Summer break often starts out with a bang, and then within a few weeks, kids begin showing signs of boredom, craving structured activities. How about starting a ritual of weekly summer field trips?
Family field trips can be an inexpensive and fun way for parents and kids to bond while exploring new places, events, and concepts. Lara Beth Lehman, Curriculum Materials Center Manager of Peabody Library at Vanderbilt University, says family field trips can provide essential learning opportunities for children—not just to learn about the world around them but also to discover that parents are learners, too. “It’s important for kids to see that adults can learn new things just like kids,” Lehman says. “And any time you have a shared experience with loved ones, you will better remember the facts you learned because you have the emotional bonding tied to it.”
Lehman suggests that parents tie field trips to kids’ summer reading material. “Kids will be doing a lot of reading over the summer, and field trips are an excellent way to bring the literature alive,” Lehman says. “Field trips can help to turn children’s reading into tangible experiences.”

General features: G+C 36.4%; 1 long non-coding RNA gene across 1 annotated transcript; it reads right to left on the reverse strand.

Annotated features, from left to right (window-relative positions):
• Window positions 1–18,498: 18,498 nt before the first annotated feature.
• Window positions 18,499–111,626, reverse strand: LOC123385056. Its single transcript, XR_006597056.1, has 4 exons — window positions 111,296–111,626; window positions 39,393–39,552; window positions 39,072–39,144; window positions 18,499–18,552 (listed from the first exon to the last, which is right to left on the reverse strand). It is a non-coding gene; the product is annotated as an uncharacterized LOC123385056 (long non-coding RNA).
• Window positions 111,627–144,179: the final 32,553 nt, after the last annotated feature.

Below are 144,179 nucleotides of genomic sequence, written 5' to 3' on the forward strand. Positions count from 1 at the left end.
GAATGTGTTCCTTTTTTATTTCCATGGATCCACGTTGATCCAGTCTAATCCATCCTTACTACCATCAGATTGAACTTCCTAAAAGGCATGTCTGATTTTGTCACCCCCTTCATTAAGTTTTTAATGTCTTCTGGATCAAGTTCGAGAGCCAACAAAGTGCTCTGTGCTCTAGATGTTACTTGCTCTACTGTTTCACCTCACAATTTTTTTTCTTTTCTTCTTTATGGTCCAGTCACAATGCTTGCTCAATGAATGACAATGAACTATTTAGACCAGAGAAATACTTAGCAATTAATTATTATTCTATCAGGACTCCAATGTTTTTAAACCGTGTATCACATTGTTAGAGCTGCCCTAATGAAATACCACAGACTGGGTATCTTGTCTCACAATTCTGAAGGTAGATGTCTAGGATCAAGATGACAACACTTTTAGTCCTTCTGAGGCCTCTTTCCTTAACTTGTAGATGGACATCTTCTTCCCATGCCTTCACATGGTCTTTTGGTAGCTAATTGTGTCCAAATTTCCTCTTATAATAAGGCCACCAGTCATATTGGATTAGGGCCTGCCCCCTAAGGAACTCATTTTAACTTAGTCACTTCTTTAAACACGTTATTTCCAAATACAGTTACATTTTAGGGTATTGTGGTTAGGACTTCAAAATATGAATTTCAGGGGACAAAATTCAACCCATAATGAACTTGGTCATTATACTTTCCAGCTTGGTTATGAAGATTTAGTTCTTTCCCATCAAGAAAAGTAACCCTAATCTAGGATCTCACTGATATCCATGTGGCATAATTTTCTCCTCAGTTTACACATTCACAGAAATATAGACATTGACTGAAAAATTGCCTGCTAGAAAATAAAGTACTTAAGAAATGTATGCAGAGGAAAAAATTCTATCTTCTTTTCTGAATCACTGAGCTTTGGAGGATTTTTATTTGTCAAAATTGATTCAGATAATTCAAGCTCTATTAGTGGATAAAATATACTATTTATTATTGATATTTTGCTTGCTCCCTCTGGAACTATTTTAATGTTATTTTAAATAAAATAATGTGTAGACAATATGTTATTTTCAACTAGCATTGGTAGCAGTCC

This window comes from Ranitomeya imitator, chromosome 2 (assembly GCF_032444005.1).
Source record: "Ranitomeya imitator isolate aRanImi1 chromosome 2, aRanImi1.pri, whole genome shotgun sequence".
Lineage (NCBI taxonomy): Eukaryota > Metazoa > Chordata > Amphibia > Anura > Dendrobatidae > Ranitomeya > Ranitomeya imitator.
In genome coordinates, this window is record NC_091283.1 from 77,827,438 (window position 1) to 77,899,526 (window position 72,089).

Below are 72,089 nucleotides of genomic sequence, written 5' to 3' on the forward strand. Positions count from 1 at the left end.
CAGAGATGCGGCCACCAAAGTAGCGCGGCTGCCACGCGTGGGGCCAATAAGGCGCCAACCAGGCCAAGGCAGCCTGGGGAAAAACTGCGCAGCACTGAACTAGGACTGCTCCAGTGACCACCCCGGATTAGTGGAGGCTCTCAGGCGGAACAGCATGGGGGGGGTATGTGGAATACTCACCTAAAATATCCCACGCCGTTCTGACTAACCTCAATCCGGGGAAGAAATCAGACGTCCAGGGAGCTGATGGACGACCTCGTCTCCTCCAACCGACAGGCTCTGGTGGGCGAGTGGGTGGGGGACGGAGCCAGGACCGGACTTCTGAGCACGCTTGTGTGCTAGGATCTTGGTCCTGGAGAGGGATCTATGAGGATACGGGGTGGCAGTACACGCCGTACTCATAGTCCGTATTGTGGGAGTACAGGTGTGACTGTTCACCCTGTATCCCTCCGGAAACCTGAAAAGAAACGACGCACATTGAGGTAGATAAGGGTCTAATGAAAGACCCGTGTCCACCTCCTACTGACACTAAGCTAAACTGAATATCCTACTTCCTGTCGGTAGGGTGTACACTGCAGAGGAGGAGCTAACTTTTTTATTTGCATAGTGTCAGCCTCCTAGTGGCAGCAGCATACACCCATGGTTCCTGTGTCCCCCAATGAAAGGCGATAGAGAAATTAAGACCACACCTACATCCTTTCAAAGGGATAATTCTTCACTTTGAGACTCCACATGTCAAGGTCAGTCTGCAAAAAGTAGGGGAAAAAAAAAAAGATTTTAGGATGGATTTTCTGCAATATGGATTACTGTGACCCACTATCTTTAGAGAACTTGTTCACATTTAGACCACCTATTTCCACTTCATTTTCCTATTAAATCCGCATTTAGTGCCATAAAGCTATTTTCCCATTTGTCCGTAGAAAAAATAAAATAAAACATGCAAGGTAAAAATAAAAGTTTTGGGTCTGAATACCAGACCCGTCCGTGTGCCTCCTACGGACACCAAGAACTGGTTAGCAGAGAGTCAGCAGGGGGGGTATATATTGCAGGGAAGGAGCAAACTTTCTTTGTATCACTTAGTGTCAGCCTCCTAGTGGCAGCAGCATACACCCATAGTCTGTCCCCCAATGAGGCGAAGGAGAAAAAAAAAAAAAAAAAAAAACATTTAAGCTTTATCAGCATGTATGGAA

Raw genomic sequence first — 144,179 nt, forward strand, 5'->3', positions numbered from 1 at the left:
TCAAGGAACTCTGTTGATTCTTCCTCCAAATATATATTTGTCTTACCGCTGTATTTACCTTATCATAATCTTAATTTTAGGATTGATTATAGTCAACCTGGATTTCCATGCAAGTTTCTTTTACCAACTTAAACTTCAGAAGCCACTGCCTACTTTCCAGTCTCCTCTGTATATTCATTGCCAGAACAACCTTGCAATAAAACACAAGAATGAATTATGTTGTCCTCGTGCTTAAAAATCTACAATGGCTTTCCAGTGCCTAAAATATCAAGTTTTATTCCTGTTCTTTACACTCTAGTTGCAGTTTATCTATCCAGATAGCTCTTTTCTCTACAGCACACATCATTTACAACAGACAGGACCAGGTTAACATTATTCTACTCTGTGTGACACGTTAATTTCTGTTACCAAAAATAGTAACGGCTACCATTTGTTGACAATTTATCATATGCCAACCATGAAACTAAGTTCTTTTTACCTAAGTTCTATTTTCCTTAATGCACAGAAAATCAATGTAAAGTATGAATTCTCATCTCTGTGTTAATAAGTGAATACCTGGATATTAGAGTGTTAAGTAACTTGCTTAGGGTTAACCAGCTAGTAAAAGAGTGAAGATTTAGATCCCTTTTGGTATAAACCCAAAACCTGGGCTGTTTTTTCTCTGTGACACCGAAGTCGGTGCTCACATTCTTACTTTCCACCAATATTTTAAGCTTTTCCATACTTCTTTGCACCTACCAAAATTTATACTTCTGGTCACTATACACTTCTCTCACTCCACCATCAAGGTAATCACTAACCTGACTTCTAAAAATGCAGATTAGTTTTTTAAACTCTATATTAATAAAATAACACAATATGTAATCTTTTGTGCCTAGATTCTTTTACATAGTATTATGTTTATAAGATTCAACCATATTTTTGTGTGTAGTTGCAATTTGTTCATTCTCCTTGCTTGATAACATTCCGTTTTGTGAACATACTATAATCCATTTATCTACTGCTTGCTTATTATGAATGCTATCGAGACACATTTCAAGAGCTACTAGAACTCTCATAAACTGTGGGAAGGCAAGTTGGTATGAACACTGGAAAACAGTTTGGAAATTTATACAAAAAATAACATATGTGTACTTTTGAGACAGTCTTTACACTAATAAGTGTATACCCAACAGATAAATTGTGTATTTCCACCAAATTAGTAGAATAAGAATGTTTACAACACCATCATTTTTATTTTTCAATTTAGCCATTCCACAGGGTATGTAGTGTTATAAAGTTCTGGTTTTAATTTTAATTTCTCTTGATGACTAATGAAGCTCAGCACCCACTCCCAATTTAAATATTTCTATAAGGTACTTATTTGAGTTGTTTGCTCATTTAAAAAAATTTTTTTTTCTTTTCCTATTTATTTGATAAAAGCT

Visits to local sites can also be a good way to make new friends in the community and to explore parts of the local and surrounding areas that are off the beaten track or perhaps just not as pertinent to the daily experience as the supermarket and the park around the corner. Many local businesses such as nurseries or veterinary clinics would be open to hosting a small group of children and giving them a tour of the facilities. Teaming up with family friends and scheduling a few trips weeks in advance could offer kids something exciting to look forward to, particularly if the field trips are charted on poster board for all to see. This week, the local newspaper offices! Next week, the post office!
And don’t forget about community services such as the local humane society or food bank. A field trip to one of these sites might also inspire a future family volunteer project.
Need some more ideas for cheap field trips this summer? Here are a few to get you started:
- State Parks
Perhaps you have a state park right around the corner. There might be botanical gardens, waterfalls, hiking trails, or enormous rock formations. Consider finding out about programming at your local or state parks. Many parks offer programs for children and adults to learn about animals and plants indigenous to the area, and some programming even includes opportunities for kids to create something they can take home with them.
- Historical Sites
Do you and your kids know the history of the local area? Check with your local library to find out about books or programs that explore the historical relevance of your town or city. Perhaps there are tours of local architecture. There might be opportunities to visit civil war sites or other historical event sites. Have there been any natural disasters in the area? When? What happened? How did community members rebuild? Librarians are often an excellent resource for this type of information and might have some good ideas about family field trips in the local area.